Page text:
Good Neighbors

How A Classic Comedy Sketch Is Inspiring Silliness All Over The Globe, And Making People Laugh Again

See how people are getting a much-needed mood booster by doing 'silly walks' in their neighborhoods.

At a time when people are being told a lot of what they can't do, it's refreshing to see communities giving their neighbors permission to be as silly as possible.

Folks have been putting up 'silly walk' signs in front of their homes encouraging people passing by to let loose within the designated 'jurisdiction of silly walks.'

The idea comes from the classic 1970 Monty Python comedy sketch, "The Ministry of Silly Walks." In the sketch, actor John Cleese demonstrates a variety of silly walks, and is approached by a man looking to get funding to develop his own silly walk – which, after seeing it, Cleese claims is not nearly silly enough. (You can watch the original clip here.)

Residents like Cynda Fleming in Toronto are reviving the old sketch and bringing smiles to passersby who, Fleming says, are quickly catching on to the idea.

"The very day I put them out, people started embracing the idea of doing a silly walk in this little zone here," Fleming told CTV News. "It was quite amazing."

Here's Cynda Fleming, posing in front of her silly walk sign in Toronto, Canada. Cynda Fleming/Facebook

Fleming says she saw the idea online and wanted to put up her own signs to bring a bit of joy to her community. She says watching the parade of silly walks each day is "better than Netflix."

"I just wanted to do this to bring some positivity into this crazy situation we're in right now and it just, I think, gives permission for people to be positive and silly," she said.

This silly walk sign is posted in Clearwater, FL. 7 Day Makeover Shearwater/Facebook

A family in Grosse Point, MI also jumped on the trend and started an Instagram account called "Yorkshire Silly Walks" to document all of the fun people were having with the signs.

"My neighbors seem to love it. Some of them walk by more than once a day and make sure to silly walk," Liz Koto told BoredPanda.

With her doorbell ring camera, the Kotos have caught one family walking like Egyptians. Others have high-kicked, skipped and twirled past the family's home while out on their daily strolls. (Koto included a message on her sign letting people know that their walks may be posted online.)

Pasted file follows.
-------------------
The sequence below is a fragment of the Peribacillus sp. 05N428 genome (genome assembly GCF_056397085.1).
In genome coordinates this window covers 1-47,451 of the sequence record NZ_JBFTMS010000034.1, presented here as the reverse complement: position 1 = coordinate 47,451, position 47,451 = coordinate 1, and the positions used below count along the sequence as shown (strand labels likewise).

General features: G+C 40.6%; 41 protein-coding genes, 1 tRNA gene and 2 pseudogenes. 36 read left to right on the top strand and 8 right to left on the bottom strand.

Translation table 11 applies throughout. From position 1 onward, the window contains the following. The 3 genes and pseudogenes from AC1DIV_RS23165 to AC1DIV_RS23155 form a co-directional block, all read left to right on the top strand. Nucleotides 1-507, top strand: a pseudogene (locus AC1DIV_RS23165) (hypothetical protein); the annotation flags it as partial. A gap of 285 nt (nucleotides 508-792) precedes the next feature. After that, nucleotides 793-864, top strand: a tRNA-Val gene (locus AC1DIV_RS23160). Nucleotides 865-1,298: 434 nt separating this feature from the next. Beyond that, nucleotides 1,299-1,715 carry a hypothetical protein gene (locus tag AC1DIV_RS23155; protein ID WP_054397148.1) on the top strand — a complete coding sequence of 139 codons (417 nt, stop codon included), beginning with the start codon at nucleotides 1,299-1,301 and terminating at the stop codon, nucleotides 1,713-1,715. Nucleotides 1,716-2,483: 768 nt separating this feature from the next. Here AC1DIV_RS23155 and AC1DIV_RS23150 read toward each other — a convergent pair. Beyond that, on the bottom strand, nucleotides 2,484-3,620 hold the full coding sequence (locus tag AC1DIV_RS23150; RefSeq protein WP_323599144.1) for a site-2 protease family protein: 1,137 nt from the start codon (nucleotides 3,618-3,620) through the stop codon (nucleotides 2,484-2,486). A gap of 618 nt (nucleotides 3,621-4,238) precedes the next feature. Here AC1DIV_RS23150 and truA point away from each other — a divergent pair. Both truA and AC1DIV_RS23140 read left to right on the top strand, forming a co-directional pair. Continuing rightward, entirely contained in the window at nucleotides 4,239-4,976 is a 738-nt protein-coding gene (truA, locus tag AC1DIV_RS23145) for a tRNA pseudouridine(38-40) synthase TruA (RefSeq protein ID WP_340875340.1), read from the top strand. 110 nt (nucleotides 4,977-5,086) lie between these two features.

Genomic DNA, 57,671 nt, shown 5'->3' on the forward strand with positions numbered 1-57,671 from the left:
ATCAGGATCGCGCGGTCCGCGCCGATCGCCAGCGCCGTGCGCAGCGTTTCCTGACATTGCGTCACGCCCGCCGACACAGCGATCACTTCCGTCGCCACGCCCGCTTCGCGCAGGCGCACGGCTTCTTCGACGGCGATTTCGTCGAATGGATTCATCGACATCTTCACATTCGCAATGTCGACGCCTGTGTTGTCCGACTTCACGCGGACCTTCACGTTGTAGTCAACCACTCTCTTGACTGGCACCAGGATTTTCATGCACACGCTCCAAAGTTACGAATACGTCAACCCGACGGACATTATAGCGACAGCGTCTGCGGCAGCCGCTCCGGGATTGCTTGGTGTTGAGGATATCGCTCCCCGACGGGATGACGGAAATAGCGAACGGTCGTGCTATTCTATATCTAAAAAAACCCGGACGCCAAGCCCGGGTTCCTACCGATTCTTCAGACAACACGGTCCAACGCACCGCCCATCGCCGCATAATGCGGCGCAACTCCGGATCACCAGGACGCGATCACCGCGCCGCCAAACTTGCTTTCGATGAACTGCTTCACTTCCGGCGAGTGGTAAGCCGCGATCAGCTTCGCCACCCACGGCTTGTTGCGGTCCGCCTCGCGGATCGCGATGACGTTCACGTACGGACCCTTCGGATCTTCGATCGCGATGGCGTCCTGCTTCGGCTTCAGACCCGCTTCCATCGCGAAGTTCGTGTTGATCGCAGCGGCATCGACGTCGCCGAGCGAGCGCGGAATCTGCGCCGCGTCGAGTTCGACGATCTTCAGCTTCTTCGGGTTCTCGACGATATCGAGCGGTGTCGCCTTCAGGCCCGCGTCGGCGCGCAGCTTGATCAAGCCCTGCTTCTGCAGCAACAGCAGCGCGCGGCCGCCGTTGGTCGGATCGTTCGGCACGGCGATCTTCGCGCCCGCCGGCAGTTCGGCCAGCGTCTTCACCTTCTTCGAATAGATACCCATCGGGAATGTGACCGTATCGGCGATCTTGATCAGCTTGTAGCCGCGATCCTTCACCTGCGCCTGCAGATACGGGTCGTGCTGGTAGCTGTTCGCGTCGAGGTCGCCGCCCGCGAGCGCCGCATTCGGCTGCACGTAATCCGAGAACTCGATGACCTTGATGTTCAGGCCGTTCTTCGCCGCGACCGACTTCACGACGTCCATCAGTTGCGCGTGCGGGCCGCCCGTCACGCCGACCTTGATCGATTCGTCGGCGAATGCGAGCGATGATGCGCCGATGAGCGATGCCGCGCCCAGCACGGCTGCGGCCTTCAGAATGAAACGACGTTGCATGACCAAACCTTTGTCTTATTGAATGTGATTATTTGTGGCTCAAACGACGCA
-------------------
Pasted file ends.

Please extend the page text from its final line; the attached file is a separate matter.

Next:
One resident even left a handwritten thank you note on Koto's porch that read, "Thanks for the laugh! It made my day."

Thanks to social media, Koto's videos have reached a worldwide audience and people from all over have reached out to compliment her idea and have sent photos of their own signs that were inspired by her project.

Here are a few more silly walks that the Koto family captured in front of their home....

For both Koto and Fleming, their homes are now local attractions, with people biking, driving and walking by at all times of the day to practice their silly walks.

Even though the original sketch the signs are inspired by is over 50 years old, its newfound popularity proves that silliness never goes out of style.

"It's just about making fun of yourself and not taking yourself too seriously, which I think we need," Fleming said. "We need that all the time, but we need that especially right now."

How can you start something good?

Want to jump on the 'silly walks' sign trend? You can post your own signs to lift spirits and bring laughs to those in your community. Check out the #SillyWalks hashtag on Facebook and Instagram for some inspiration.

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